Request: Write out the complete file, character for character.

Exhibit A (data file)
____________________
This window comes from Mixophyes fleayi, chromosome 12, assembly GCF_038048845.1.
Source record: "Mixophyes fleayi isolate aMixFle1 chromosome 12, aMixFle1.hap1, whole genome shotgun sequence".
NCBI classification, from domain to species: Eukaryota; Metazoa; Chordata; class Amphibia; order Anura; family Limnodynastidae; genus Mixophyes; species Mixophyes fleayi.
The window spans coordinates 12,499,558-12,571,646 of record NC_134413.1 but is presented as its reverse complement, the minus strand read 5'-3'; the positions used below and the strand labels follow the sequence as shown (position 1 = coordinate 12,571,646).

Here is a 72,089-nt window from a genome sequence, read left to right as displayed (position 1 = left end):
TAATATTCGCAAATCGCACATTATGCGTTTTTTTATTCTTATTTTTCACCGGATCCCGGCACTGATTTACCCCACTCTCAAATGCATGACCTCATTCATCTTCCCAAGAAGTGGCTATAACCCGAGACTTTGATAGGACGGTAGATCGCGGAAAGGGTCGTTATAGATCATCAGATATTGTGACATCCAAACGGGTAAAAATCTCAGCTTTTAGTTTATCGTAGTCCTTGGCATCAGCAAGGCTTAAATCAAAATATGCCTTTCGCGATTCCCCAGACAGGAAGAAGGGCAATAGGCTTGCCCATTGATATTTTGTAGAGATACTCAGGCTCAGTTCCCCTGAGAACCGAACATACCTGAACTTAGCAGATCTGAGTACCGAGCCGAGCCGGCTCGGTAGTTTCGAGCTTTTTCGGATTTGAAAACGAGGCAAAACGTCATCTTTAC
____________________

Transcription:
This window comes from Mixophyes fleayi, chromosome 12, assembly GCF_038048845.1.
Source record: "Mixophyes fleayi isolate aMixFle1 chromosome 12, aMixFle1.hap1, whole genome shotgun sequence".
NCBI classification, from domain to species: Eukaryota; Metazoa; Chordata; class Amphibia; order Anura; family Limnodynastidae; genus Mixophyes; species Mixophyes fleayi.
The window spans coordinates 12,499,558-12,571,646 of record NC_134413.1 but is presented as its reverse complement, the minus strand read 5'-3'; the positions used below and the strand labels follow the sequence as shown (position 1 = coordinate 12,571,646).

Here is a 72,089-nt window from a genome sequence, read left to right as displayed (position 1 = left end):
TAATATTCGCAAATCGCACATTATGCGTTTTTTTATTCTTATTTTTCACCGGATCCCGGCACTGATTTACCCCACTCTCAAATGCATGACCTCATTCATCTTCCCAAGAAGTGGCTATAACCCGAGACTTTGATAGGACGGTAGATCGCGGAAAGGGTCGTTATAGATCATCAGATATTGTGACATCCAAACGGGTAAAAATCTCAGCTTTTAGTTTATCGTAGTCCTTGGCATCAGCAAGGCTTAAATCAAAATATGCCTTTCGCGATTCCCCAGACAGGAAGAAGGGCAATAGGCTTGCCCATTGATATTTTGTAGAGATACTCAGGCTCAGTTCCCCTGAGAACCGAACATACCTGAACTTAGCAGATCTGAGTACCGAGCCGAGCCGGCTCGGTAGTTTCGAGCTTTTTCGGATTTGAAAACGAGGCAAAACGTCATCTTTAC